Updated at 15:27,23-09-2020

Alexander Klaskovsky: During 9 months in prison, I got something, that I could never get at large


A year after the events of 19 December 2010 the most vivid images remained in memory. On one of them - a young man in police uniform with a bloody head, facing the special forces shields - Alexander Klaskovsky.

Remembering the events of that black Sunday for Belarus, Alexander told about the worst days in prison, that helped him not to break, and about what he has got during the months of pre-trial prison and colony.

- Alexander, you have to come through a lot of things: the KGB jail, the court, the colony. Almost a year thrown out of life. Do you regret, that you came to the Independence Square on December 19?

- Majority of the Belarusians were forced to change their minds about the authorities because of the economic conditions. And I had political motives to do this. Mr. Lukashenko from 1995 is not very pleasant to me. Back in 1996, I participated in the "Chernobyl Way" rally.

I do not regret, that this happened. These 9 months haven't passed in vain. I obtained something in thinking, understanding, perception of the world. That, what I wouldn't get, if I was at large. But of course, I wouldn't wish anybody to pass such a school.

- What was the hardest for you all these months?

- I spent 6 months in the KGB detention center, than 10 days in Volodarka and 3 months in the colony. Difficulties are different everywhere. But the most terrible and difficult was the first day in prison, and the last week before the release.

The first day, when they thrown me in the KGB jail ... A small camera, the size of a train compartment, there were already five people in four places, and I was the sixth. A few days later, they added the seventh. And people sit there for a year, year and a half. And you think: here you go crazy in a week, how to serve such terms? Since 30-40 percent of those who sit in the KGB, than go to a mental hospital.

... And the last week, when they teared the guts to appeal for a pardon, and threatened me and my family. I didn't sleep for two nights.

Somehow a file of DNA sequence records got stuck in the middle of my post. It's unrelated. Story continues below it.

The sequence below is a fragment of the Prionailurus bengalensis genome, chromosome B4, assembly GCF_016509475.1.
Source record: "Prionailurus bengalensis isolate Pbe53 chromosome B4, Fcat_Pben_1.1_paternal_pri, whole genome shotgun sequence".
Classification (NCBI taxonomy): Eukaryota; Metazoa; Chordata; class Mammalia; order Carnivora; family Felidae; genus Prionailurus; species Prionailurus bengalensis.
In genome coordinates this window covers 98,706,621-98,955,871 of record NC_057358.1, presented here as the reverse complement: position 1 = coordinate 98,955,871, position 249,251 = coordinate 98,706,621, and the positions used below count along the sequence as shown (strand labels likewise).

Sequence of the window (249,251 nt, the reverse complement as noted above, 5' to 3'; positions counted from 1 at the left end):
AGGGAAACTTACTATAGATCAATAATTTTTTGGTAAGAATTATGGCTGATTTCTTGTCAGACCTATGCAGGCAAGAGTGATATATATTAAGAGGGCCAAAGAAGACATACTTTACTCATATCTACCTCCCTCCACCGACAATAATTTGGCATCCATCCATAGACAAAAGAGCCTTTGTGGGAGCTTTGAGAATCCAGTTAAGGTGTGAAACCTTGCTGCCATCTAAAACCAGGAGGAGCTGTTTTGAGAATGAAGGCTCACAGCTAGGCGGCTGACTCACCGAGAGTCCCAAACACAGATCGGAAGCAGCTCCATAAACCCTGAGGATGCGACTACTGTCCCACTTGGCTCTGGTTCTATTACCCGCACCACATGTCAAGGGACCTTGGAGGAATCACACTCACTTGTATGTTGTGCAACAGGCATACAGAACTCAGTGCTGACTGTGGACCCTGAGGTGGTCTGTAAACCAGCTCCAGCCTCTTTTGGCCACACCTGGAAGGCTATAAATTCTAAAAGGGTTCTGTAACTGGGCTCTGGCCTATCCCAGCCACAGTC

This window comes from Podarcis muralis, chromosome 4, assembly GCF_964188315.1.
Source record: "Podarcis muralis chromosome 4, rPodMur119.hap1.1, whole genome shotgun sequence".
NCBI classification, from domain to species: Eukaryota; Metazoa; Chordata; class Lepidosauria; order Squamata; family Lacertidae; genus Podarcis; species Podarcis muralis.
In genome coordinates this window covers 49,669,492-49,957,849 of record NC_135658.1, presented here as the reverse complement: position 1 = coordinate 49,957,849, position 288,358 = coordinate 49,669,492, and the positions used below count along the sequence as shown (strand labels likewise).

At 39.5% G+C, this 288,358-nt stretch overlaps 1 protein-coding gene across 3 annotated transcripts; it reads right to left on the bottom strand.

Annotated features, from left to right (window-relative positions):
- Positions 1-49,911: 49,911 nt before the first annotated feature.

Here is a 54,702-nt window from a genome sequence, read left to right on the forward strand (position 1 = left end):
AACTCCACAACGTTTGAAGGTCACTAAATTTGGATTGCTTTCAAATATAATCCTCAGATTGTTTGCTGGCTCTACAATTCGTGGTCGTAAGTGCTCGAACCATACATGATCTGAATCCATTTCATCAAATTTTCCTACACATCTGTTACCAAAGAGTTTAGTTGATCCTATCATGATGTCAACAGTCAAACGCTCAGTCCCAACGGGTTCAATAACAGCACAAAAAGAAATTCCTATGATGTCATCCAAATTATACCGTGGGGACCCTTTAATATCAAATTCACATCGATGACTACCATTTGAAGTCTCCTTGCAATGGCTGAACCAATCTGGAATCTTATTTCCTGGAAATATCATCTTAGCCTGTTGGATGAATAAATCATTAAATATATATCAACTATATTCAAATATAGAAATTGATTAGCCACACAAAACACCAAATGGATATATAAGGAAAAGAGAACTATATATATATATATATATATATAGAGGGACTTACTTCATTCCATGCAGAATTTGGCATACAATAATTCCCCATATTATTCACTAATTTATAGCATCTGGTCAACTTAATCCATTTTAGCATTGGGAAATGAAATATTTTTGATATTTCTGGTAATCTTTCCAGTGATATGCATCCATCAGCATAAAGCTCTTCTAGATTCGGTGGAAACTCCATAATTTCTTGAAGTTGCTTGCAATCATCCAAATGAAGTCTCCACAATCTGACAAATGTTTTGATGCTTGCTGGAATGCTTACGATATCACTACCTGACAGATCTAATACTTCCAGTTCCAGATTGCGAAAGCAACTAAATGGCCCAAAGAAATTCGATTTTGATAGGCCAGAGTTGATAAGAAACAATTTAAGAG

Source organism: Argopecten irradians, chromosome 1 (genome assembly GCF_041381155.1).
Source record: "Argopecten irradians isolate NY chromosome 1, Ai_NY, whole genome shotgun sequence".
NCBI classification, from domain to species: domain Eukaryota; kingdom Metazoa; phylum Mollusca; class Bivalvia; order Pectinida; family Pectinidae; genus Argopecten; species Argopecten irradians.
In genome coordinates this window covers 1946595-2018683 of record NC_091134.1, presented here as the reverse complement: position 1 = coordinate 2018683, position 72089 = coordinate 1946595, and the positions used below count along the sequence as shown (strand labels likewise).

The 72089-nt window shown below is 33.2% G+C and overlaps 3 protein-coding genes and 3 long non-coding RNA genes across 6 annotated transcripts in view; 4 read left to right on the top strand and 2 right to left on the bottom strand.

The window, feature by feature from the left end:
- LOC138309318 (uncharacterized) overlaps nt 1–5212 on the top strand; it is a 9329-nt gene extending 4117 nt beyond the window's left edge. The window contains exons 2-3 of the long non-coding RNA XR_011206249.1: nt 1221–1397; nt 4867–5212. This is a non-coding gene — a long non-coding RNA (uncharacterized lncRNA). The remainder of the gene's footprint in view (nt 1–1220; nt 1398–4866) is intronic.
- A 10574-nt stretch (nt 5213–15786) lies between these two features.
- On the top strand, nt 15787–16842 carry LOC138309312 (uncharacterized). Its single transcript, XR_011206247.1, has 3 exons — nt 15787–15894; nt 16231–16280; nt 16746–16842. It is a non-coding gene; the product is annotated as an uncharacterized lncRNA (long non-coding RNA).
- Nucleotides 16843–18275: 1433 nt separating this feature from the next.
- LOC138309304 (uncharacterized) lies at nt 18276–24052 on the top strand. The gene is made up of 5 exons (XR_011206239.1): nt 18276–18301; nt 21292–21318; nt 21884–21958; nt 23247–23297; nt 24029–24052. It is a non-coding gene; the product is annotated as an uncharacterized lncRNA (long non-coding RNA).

- And what helped to sustain, not to break?

- What else could I? Firstly, the feeling that I'm an innocent person, as they say, our cause is just. I knew, I was sentenced not for a some theft, not for a murder. And secondly, the attitude of the colony administration was special. We were greatly distinguished from the rest of the convicts. One can say, that the attitude was good, until they started to stir up the administration against us, in July and August, when they began to push to write an appeal for pardon. Then I was even thrown to another group where the ground was cleared.

In the KGB jail other convicts treated us normally. The elite of the criminal world of Belarus seats there: the people who held major positions of military colonels and above. And many came to me with their problems, to talk about what happens in Belarus and in the world.

- Perhaps, prisoners do not think of the authorities well...

- It's better for Lukashenko no to know how they think of him. How can they relate to him, when you can go shopping at a local store only for 5 basic units per month - 175 000. Those who was brought a real action (and those are more than a half), has only 1 basic unit per month. One cannot even buy a can of condensed milk once a week. So, how can they think of the authorities?

- Behind the prison walls was held a campaign of solidarity with political prisoners. Did you feel that support from outside?

- In the KGB we hardly felt something. The first two months was complete isolation: they immediately cut off a television, no newspapers. Even the older inmates, who subscribed to "Narodnaya Volya" and other newspapers of this kind, didn't receive them. Only sometimes they brought "Komsomolskaya Pravda" with carved articles, even "Sovetskaya Belorussia" appeared once with such holes.

Only three months later, when was the first meeting with my wife, I found out what happens at large. It's hard to name it a meeting, but at least we were talking. And a lawyer came to me only after three months.

Already in the colony from newspapers we learnt about a wave of support. And, of course, this positively impacted on us.

And now, after a few months after release, do you manage to adapt, to get back to normal life?

- First weeks, a month after the release, it was an euphoria. You doesn't really understand what is happening around - just so happy that you are at large with family and friends. And then those first feelings pass, and you see everything around. It was even hard to go by public transport, because these empty eyes, gray clothes create a pessimistic mood. It is especially hard to go near the tractor factory, when their shift ends. They occupy this little public garden, and 200 people drink from the bottle ... what they're drinking, the byrlo (very low quality vine - udf.by) probably. How many KGB agents monitor the mood...